Sunday, June 22, 2008


The debate on co-payments has increased again over the part couple of weeks and it seems to need exploring further.

The current debate seems to focus upon the Tory policy of top up health care, i.e. creating a two tier health care system that effective excludes people who can't afford to pay from receiving clinically effective treatment - breaking the founding policy of the NHS: health care based on clinical need not ability to pay.

Clearly the Tory policy is barking mad and should be opposed at every turn, however the current Labour policy appears to deny patients NHS care when they opt to have additional care on top of their NHS treatment. Desperate patients are therefore banned from seeking desperate alternative measures.This too seems wrong, but we need to understand why.

The top up rule was alledgely put in place top prevent doctors misusing the system to benefit their private practice and the Department of Health document: "A code of conduct for private practice: recommended standards of practice for NHS consultants"

The relevant section says:

2.13 Where a patient wishes to change from private to NHS status, consultants should help ensure that the following principles apply:
• a patient cannot be both a private and a NHS patient for the treatment of one condition during a single visit to a NHS organisation;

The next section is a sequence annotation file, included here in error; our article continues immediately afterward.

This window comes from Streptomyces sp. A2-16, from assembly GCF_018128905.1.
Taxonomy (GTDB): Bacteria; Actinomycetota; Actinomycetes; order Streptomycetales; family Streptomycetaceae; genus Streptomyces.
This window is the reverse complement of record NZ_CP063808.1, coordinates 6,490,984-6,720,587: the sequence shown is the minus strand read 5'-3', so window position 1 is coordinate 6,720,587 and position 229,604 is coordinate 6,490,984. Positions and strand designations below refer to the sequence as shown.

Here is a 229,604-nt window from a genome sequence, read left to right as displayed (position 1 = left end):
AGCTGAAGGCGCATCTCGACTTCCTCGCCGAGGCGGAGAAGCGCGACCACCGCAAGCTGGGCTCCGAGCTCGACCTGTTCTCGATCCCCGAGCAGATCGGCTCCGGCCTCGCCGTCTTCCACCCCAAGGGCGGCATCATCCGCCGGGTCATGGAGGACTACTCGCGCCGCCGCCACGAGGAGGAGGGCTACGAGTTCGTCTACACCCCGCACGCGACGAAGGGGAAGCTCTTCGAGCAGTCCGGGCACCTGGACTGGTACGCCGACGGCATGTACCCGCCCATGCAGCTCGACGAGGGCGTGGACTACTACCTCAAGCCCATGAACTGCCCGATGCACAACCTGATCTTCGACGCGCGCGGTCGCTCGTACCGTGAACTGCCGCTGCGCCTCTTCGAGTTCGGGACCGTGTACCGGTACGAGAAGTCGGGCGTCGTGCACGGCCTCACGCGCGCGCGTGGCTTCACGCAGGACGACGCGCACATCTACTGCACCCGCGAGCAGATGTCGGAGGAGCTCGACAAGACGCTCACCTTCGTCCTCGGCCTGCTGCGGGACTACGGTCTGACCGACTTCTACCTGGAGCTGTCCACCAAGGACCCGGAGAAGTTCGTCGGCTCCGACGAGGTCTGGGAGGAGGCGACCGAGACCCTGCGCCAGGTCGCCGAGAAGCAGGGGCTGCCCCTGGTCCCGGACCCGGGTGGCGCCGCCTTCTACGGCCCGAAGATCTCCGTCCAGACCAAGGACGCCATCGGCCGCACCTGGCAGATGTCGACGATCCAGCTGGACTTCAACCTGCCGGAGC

Interestingly this doesn't actually ban patients having top up treatments... although some trusts seem to treat it as such.

The key to the debate is whether or not the NHS can provide the full range of clinically effective treatments that patients need. Clearly the founding principle of the NHS states that it should and it seems that at present this principle is adhered to. The formation of NICE aids this principle (although I have some reservations about the processes behind NICE) providing a clear indication of what treatments are clinically effective and reasonable to be provided by the NHS.

The present system means that the founding principle is adhered to and ignoring that NICE could make mistakes, that BigPharma are great at publication bias, that alternative treatments not backed by BigPharma get little research funding, etc., this should make top-up treatments a complete waste of time and money.

However is people want to waste their time and money on extra treatments, should they be allowed to do this without being expelled from the NHS. I think the answer has to be yes.

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